The Black-capped Lory
By Simon Degenhard
Black-caps (and for the benefit of our Kiwi readers, no I am not talking about the New Zealand Cricket Team!) are a truly magnificent bird and as with lories in general, in particular the larger foreign species, they are an absolute delight to watch. Their playful and cheeky antics could easily keep an observer captivated for hours on end and their boisterous and inquisitive nature just commands attention. In fact, they are such active birds you would be hard pressed to see one sitting still for more than a few seconds as “activity” is practically their middle name!
As well as having a wonderful personality, Black-capped Lories are also spectacularly coloured and both of these qualities have made them rather popular among lory enthusiasts in Australia, though I believe that they are not nearly as popular as they should be.
Black-capped Lories inhabit primary lowland forests in New Guinea, the Western Papuan Islands and various other islands through Geelvink Bay and Irian Jaya. Birds differ quite markedly throughout the different parts of their range.
The lowland forests in which they are found extend up to around 1000m above sea level. It is here that they will spend most of their time in the treetops, playing, resting or feeding on nectar, pollen, fruit and insects.
As the accompanying photos illustrate, Black-caps are a spectacular bird, their vibrant plumage is eye catching to say the least and all the subspecies are equally as attractive. For the purpose of this article I will only describe the two most known subspecies that are found in Australian collections, namely the Blue-breasted Lorius lory lory and the Red-breasted L.l. erythrothorax Black-capped Lories. There are 7 subspecies in total and to my knowledge, besides the two previously mentioned, the only other subspecies known to have existed in Australian collections is the Salvadori Lory L.l. salvadorii.
Black-caps are a medium-large sized lory that measure approximately 28-31cm in length, with the Blue-breasted being generally slightly larger than the Red-breasted. They are a fairly stocky bird and they have a broad, squarish tail.
Blue-breasted Black-caps have a blue nape, mantle and belly which merge and cover most of the front of the bird’s body. They have a solid black cap, red cheeks, under eye, neck, upper breast, underwing coverts, back and rump and green wings. The top of the tail is blue and the under tail is yellow-black. Their beak is orange-horn coloured, and their feet and legs are dark grey with black toenails. Whilst pure examples of this subspecies did exist in Australian aviculture, of which I have previously seen examples that fit the bill (pun intended) in years gone by, I am not confident that too many true specimens are still present today, as many have unfortunately been hybridised with the Red-breasted over the past 2-3 decades.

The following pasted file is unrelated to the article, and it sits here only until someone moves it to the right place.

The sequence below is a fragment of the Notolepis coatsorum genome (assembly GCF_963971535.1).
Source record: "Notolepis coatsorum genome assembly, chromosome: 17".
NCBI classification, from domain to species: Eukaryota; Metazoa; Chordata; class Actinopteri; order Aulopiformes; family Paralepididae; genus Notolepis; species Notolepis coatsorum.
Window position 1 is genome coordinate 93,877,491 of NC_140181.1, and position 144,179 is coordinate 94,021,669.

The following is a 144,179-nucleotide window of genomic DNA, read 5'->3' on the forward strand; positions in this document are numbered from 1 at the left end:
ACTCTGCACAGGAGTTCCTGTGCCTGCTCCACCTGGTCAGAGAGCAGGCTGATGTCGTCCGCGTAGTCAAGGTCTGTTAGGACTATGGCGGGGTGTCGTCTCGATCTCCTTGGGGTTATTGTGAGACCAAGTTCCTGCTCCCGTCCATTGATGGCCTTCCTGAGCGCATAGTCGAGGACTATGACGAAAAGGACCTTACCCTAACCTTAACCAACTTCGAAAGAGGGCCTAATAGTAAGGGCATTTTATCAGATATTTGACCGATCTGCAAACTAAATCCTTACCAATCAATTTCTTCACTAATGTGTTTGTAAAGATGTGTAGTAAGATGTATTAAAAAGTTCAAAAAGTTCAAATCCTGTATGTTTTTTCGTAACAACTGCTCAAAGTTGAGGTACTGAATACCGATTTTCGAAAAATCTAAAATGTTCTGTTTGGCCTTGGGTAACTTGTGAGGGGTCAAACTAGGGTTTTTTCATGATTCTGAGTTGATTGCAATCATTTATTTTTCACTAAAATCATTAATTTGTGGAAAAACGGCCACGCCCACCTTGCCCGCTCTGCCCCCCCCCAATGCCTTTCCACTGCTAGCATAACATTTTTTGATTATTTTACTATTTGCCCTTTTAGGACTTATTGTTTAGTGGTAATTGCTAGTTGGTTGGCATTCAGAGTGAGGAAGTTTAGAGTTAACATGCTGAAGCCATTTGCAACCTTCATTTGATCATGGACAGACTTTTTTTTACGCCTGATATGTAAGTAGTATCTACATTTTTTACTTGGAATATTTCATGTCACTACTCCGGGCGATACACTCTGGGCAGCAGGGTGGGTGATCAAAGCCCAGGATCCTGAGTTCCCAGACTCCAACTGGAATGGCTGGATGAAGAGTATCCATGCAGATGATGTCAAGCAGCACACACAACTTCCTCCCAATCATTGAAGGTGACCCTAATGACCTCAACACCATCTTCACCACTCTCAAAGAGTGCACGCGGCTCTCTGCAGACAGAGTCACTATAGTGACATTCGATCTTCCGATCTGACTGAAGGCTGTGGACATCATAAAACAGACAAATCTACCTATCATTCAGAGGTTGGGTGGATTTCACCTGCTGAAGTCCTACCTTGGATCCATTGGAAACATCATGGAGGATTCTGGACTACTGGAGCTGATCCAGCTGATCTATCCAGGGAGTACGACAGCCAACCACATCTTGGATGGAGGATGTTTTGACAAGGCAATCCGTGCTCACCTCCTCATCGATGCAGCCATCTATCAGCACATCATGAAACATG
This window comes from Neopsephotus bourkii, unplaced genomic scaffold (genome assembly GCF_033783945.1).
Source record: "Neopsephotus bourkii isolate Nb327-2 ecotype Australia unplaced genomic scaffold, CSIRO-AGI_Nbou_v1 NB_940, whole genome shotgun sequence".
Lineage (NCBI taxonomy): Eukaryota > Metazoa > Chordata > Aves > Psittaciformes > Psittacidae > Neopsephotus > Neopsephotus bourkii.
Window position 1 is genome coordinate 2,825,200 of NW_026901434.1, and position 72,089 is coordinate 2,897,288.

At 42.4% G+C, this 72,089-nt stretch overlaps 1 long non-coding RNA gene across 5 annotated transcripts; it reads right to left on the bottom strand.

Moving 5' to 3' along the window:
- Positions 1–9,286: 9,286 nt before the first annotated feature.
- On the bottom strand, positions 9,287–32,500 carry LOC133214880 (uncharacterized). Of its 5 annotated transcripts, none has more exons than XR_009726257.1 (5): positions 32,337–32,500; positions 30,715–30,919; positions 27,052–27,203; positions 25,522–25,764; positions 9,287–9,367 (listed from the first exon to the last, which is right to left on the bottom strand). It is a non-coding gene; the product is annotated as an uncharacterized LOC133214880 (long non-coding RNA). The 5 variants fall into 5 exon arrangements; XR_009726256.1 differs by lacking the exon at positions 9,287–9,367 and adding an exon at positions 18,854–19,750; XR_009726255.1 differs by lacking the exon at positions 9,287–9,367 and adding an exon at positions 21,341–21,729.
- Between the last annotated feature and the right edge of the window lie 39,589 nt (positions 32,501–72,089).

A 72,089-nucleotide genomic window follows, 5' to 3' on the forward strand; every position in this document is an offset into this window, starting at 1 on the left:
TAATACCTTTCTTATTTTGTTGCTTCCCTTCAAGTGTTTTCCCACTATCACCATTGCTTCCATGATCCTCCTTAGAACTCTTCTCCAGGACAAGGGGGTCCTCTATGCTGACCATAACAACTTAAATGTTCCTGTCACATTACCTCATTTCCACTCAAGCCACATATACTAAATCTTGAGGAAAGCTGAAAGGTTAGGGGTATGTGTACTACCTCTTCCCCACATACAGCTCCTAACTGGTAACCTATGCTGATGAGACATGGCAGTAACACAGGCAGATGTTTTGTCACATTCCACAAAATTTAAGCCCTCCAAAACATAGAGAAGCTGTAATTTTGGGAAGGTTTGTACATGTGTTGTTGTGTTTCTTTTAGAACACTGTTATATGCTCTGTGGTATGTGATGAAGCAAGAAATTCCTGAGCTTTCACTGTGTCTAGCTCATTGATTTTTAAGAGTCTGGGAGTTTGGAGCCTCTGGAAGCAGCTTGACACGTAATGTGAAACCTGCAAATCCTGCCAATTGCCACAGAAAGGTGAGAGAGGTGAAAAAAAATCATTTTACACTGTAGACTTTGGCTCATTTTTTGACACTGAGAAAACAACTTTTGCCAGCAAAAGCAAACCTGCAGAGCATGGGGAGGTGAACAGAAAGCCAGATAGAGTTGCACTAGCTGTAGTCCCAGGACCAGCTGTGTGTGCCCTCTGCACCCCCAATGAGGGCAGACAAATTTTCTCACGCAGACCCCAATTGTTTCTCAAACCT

Red-breasted are similar only the blue on the nape and neck does not merge on the front of the bird and the blue on the front only extends up as far as the upper belly. The breast is solid red and everything else is as for the Blue-breasted. The story of this subspecies in Australian aviculture is far more positive than that of the Blue-breasted; there has been a concerted effort by a small number of lory breeders to keep a viable pure population of this subspecies going, with particular credit for this attributed to NSW aviculturist, Craig McFawn, who I consider to be Australia’s most dedicated and longstanding lory specialist. Without Craig’s work with this subspecies over the past 20-30 years, I have no doubt that we would now be in a similar position as we are with regards to the Blue-breasted.
Hens are almost identical to the cocks and surgical or DNA sexing are the only sure methods of determining the sex of a bird. Sometimes cocks are slightly larger and have a more pronounced black cap than the hen, but these differences are by no means reliable methods for sexing Black-caps.
Immature birds are similar in appearance to the adults, but they are duller and slightly smaller. The blue on the front extends higher than in mature birds and they have a black-brown beak. Immature Blue-breasted and Red-breasted Black-caps look very similar and can quite easily be mistaken for each other. So, and especially in the case of the Red-breasted, it is wise to exercise caution when purchasing young birds so as to make sure that you are purchasing pure stock (where possible).
Black-caps are considered to be relatively common in the wild, though fluctuations do exist within the populations of the various subspecies. They are usually only seen in pairs, though they will occasionally be observed in small groups whilst congregating at the source of a favoured item of food. They tend to be quiet when feeding and are surprisingly difficult to spot, they are more often observed whilst in flight when they are generally quite noisy and stand out due to their spectacular colouration. They generally fly at around tree top level and are most active in the late afternoon and early evening.
Black-caps are easily catered for when it comes to housing and I have seen them successfully housed in many different styles of aviary, including both conventional and suspended. Though, I believe that suspended aviaries are by far the best method of housing them as they are easier to clean and maintain and in turn more hygienic; the birds also seem to feel more secure as you can service each aviary from the outside and therefore you are not entering their personal space all the time.